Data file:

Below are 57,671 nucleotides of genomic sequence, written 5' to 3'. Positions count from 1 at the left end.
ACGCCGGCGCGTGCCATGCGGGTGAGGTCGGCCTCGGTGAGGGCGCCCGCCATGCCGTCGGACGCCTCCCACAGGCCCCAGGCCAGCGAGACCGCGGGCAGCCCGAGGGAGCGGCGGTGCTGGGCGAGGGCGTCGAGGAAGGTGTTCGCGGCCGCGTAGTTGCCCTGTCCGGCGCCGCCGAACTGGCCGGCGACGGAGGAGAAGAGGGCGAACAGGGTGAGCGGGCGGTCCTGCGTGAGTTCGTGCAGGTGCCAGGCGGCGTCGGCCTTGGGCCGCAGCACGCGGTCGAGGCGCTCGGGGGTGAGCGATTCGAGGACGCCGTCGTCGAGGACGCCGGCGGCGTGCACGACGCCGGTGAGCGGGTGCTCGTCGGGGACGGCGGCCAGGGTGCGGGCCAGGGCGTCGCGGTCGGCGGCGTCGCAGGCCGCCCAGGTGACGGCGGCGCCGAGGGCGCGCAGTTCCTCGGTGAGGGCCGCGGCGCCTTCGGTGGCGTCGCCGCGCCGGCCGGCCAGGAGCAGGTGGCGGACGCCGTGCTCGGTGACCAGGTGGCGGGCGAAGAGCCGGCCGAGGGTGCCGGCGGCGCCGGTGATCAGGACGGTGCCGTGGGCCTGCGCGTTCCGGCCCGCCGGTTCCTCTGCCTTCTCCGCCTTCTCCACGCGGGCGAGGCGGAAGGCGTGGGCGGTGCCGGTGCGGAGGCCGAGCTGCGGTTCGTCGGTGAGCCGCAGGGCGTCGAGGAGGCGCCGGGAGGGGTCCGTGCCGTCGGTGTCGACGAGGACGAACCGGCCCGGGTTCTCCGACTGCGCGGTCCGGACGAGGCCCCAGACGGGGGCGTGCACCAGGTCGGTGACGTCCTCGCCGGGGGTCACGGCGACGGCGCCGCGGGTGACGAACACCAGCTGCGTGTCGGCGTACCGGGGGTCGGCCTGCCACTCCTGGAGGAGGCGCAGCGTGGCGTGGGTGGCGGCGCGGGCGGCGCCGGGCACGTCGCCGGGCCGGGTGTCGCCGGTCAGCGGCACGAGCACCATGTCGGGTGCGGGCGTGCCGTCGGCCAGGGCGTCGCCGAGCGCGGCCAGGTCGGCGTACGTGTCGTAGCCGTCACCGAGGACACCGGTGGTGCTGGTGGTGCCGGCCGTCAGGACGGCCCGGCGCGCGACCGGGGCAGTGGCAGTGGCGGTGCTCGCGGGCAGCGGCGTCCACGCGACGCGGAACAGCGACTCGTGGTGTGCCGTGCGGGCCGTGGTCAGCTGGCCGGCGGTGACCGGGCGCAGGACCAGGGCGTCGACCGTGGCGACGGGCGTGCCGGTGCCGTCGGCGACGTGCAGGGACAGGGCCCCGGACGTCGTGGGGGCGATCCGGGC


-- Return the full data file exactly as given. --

Below are 57,671 nucleotides of genomic sequence, written 5' to 3'. Positions count from 1 at the left end.
ACGCCGGCGCGTGCCATGCGGGTGAGGTCGGCCTCGGTGAGGGCGCCCGCCATGCCGTCGGACGCCTCCCACAGGCCCCAGGCCAGCGAGACCGCGGGCAGCCCGAGGGAGCGGCGGTGCTGGGCGAGGGCGTCGAGGAAGGTGTTCGCGGCCGCGTAGTTGCCCTGTCCGGCGCCGCCGAACTGGCCGGCGACGGAGGAGAAGAGGGCGAACAGGGTGAGCGGGCGGTCCTGCGTGAGTTCGTGCAGGTGCCAGGCGGCGTCGGCCTTGGGCCGCAGCACGCGGTCGAGGCGCTCGGGGGTGAGCGATTCGAGGACGCCGTCGTCGAGGACGCCGGCGGCGTGCACGACGCCGGTGAGCGGGTGCTCGTCGGGGACGGCGGCCAGGGTGCGGGCCAGGGCGTCGCGGTCGGCGGCGTCGCAGGCCGCCCAGGTGACGGCGGCGCCGAGGGCGCGCAGTTCCTCGGTGAGGGCCGCGGCGCCTTCGGTGGCGTCGCCGCGCCGGCCGGCCAGGAGCAGGTGGCGGACGCCGTGCTCGGTGACCAGGTGGCGGGCGAAGAGCCGGCCGAGGGTGCCGGCGGCGCCGGTGATCAGGACGGTGCCGTGGGCCTGCGCGTTCCGGCCCGCCGGTTCCTCTGCCTTCTCCGCCTTCTCCACGCGGGCGAGGCGGAAGGCGTGGGCGGTGCCGGTGCGGAGGCCGAGCTGCGGTTCGTCGGTGAGCCGCAGGGCGTCGAGGAGGCGCCGGGAGGGGTCCGTGCCGTCGGTGTCGACGAGGACGAACCGGCCCGGGTTCTCCGACTGCGCGGTCCGGACGAGGCCCCAGACGGGGGCGTGCACCAGGTCGGTGACGTCCTCGCCGGGGGTCACGGCGACGGCGCCGCGGGTGACGAACACCAGCTGCGTGTCGGCGTACCGGGGGTCGGCCTGCCACTCCTGGAGGAGGCGCAGCGTGGCGTGGGTGGCGGCGCGGGCGGCGCCGGGCACGTCGCCGGGCCGGGTGTCGCCGGTCAGCGGCACGAGCACCATGTCGGGTGCGGGCGTGCCGTCGGCCAGGGCGTCGCCGAGCGCGGCCAGGTCGGCGTACGTGTCGTAGCCGTCACCGAGGACACCGGTGGTGCTGGTGGTGCCGGCCGTCAGGACGGCCCGGCGCGCGACCGGGGCAGTGGCAGTGGCGGTGCTCGCGGGCAGCGGCGTCCACGCGACGCGGAACAGCGACTCGTGGTGTGCCGTGCGGGCCGTGGTCAGCTGGCCGGCGGTGACCGGGCGCAGGACCAGGGCGTCGACCGTGGCGACGGGCGTGCCGGTGCCGTCGGCGACGTGCAGGGACAGGGCCCCGGACGTCGTGGGGGCGATCCGGGC